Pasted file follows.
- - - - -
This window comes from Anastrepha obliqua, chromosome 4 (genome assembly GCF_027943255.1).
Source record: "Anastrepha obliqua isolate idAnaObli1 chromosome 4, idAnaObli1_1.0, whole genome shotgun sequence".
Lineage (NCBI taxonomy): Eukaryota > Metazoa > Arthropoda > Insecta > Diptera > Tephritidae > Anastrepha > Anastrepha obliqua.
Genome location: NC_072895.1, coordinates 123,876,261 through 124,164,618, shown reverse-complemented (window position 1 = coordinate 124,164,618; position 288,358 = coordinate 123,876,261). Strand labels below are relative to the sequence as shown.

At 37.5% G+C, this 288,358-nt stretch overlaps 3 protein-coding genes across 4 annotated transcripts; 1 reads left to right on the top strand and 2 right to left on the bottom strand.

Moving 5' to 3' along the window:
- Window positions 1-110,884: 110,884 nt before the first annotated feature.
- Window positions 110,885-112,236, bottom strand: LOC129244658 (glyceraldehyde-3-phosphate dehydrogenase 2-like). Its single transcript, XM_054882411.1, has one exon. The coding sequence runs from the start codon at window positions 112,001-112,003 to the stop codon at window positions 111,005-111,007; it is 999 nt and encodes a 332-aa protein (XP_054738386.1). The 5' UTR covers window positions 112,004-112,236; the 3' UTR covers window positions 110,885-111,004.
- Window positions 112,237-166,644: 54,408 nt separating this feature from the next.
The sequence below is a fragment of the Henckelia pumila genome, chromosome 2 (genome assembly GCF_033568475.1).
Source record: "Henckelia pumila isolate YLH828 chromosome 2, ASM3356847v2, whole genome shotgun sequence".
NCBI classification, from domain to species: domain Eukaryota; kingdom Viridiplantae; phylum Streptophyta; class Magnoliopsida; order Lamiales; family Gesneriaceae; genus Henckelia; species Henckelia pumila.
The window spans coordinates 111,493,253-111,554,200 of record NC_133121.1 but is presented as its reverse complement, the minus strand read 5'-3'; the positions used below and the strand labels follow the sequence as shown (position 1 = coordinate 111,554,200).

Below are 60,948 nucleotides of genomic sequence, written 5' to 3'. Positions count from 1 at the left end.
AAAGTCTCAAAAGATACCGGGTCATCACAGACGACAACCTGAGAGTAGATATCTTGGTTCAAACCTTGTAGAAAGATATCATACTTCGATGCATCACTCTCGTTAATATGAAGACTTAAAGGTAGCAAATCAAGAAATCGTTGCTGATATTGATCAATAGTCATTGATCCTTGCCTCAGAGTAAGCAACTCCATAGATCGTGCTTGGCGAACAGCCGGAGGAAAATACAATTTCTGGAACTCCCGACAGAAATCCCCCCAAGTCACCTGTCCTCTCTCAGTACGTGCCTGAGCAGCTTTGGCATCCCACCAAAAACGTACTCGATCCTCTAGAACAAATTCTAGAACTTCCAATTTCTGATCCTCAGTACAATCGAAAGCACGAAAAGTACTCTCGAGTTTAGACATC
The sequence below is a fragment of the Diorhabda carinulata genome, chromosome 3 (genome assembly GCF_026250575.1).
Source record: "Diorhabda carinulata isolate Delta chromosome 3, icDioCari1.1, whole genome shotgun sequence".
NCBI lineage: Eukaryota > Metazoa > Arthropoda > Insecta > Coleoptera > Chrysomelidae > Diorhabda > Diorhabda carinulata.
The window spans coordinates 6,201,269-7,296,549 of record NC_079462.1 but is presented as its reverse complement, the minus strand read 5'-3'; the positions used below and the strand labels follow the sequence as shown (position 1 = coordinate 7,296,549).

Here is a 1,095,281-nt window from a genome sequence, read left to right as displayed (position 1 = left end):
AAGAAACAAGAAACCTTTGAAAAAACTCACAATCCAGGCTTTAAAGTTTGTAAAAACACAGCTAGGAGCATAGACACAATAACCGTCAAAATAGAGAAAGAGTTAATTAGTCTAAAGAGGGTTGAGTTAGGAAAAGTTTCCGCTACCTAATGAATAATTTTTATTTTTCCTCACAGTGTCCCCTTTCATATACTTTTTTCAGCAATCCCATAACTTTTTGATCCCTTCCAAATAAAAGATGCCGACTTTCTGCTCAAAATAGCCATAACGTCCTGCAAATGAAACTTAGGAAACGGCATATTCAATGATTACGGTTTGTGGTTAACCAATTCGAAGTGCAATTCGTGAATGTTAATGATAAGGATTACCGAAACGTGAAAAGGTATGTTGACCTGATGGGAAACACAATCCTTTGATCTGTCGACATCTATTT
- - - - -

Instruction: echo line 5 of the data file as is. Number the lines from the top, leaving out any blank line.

At 37.5% G+C, this 288,358-nt stretch overlaps 3 protein-coding genes across 4 annotated transcripts; 1 reads left to right on the top strand and 2 right to left on the bottom strand.